How To Become A Session Guitarist: Part Two

Session guitarist Michael Elsner gives his advice and tips   17-Sep-13

How To Become A Session Guitarist: Part Two


Ever wondered how you actually go about becoming a session guitarist? SonicState columnist and session guitarist Michael Elsner is here to reveal all, and give you his tips and advice.

In Part I of this series on how to become a session guitarist, we discussed the general aspects of breaking into the world of becoming a session musician. These include the importance of location, networking, and being ready when the opportunity presents itself. In Part II we're going to cover a number of things to focus on for when you start getting those calls.

It should go without saying that first and foremost you need to have developed strong musical abilities. This not only includes your technical facilities, knowledge of theory, chords, scales, genres, current musical trends and sounds. etc., but also your melodic and creative sensibilities. This is a very subjective topic, and is much too broad for this article, so I'm just going to focus on the more concrete aspects of what you need to get your foot in the door.

It's vitally important to build your arsenal of gear. Having a variety of guitars, amps and pedals/effects is essential. This is your sonic palette from which to combine each of those elements into the ideal sound for the specific track. The more varied your collection, the more options you have.

At the very least, starting off you'll want to have the basics covered. In the guitar department, this includes a Les Paul, Strat, and Tele, or any other 'classic' style guitars for that matter. Having one or two great sounding acoustics is also imperative. Once you covered these basics, then you can branch out into instruments that are unique to you.

I've gotten sessions simply because I own a certain type of guitar, such as a 12-string acoustic, 6-string banjo, bowl-back mandolin or baritone guitar. I've been called to play on a variety of films simply because of the sound of my McPherson acoustic.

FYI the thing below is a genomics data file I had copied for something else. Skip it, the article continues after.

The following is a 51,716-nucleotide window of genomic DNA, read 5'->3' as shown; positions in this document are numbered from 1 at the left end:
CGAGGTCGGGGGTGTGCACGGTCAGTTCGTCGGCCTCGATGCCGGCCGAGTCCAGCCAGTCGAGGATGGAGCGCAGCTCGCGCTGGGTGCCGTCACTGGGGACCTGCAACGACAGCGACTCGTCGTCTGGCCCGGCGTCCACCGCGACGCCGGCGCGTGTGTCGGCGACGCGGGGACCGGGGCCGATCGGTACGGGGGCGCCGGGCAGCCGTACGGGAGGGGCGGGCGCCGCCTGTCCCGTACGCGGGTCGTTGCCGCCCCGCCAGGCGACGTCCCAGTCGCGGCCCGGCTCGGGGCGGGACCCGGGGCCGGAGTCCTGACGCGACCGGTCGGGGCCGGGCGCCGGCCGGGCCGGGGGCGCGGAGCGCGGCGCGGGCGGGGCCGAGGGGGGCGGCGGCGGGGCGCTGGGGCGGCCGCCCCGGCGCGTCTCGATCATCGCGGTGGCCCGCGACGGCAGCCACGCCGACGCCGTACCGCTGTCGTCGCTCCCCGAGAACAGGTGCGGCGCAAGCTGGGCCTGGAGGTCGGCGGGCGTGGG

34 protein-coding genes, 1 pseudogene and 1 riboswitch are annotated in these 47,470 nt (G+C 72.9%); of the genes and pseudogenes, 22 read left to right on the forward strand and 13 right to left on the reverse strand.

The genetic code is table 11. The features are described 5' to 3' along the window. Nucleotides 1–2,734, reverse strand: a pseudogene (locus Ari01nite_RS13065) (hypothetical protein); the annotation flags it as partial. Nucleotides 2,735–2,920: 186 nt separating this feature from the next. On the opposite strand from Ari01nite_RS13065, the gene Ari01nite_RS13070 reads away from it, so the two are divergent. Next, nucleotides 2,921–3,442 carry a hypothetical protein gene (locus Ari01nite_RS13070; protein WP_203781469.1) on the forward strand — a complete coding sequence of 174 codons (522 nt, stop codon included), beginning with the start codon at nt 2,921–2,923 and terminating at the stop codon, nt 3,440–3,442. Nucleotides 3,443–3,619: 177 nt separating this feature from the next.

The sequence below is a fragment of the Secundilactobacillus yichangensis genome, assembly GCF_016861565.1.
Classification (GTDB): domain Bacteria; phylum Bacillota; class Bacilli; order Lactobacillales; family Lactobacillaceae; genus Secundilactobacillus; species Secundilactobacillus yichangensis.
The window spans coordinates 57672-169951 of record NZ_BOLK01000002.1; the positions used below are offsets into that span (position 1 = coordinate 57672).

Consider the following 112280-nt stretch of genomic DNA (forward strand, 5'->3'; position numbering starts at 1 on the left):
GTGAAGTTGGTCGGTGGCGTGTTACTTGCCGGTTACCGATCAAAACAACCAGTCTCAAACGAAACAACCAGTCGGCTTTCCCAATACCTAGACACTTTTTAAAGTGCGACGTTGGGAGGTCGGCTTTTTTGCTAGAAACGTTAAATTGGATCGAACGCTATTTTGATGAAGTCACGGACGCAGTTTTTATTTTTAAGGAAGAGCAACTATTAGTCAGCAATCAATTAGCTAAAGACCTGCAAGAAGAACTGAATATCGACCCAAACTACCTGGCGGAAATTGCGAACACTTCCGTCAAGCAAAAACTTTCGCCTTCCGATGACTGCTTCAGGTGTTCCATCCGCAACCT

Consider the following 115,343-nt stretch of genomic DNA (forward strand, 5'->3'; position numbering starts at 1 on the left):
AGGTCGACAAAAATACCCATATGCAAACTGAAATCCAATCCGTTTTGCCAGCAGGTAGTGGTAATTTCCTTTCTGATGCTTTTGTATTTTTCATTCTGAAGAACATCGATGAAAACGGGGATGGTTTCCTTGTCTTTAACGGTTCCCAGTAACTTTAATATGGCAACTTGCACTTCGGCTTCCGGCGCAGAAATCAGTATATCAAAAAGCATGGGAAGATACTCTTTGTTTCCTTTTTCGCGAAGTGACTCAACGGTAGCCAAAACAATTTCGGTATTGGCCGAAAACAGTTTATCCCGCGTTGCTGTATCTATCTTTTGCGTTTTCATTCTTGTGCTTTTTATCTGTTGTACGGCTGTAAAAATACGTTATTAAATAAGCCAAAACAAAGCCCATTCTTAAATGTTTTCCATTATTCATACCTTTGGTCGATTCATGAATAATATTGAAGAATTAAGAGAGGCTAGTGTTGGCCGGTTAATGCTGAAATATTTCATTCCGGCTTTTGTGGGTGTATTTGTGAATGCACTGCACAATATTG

Mike's pedal collection:

Recently I was asked to play on a national commercial spot where the sound they needed was that of a child just learning how to play guitar. Enter a $75 Hannah Montana guitar that I bought at a local toy store on the way to the session! Variety is key and ultimately you'll want to have as many options at your disposal as possible, even if that means showing up with something purple with glitter on it.

The same is true with amps, although you really only need two or three to get the ball rolling. At the very least, be familiar with classic setups such as Les Paul/Marshall, Strat/Vox, Tele/Fender, etc., and be able to replicate those tones. The wonderful thing is that amplifier technology has come a long way in the last few years.

With units from Line 6, Fractal, and most recently, my personal favorite, the Kemper Profiling Amplifier, guitarists are able to reproduce the sound of well-known vintage and modern amplifiers with one very portable device. The beauty of these units is that the variety of tones you can generate is literally infinite.

Compared to guitars and amps, effect pedals are relatively inexpensive to obtain and absolutely essential to a working guitarist's rig. It's simple and quick to change out a pedal or two on a board, and even swap their arrangement in the signal chain. Again, variety is key and even the worst sounding broken fuzz pedal from the 70s can find a home in a track at some point.

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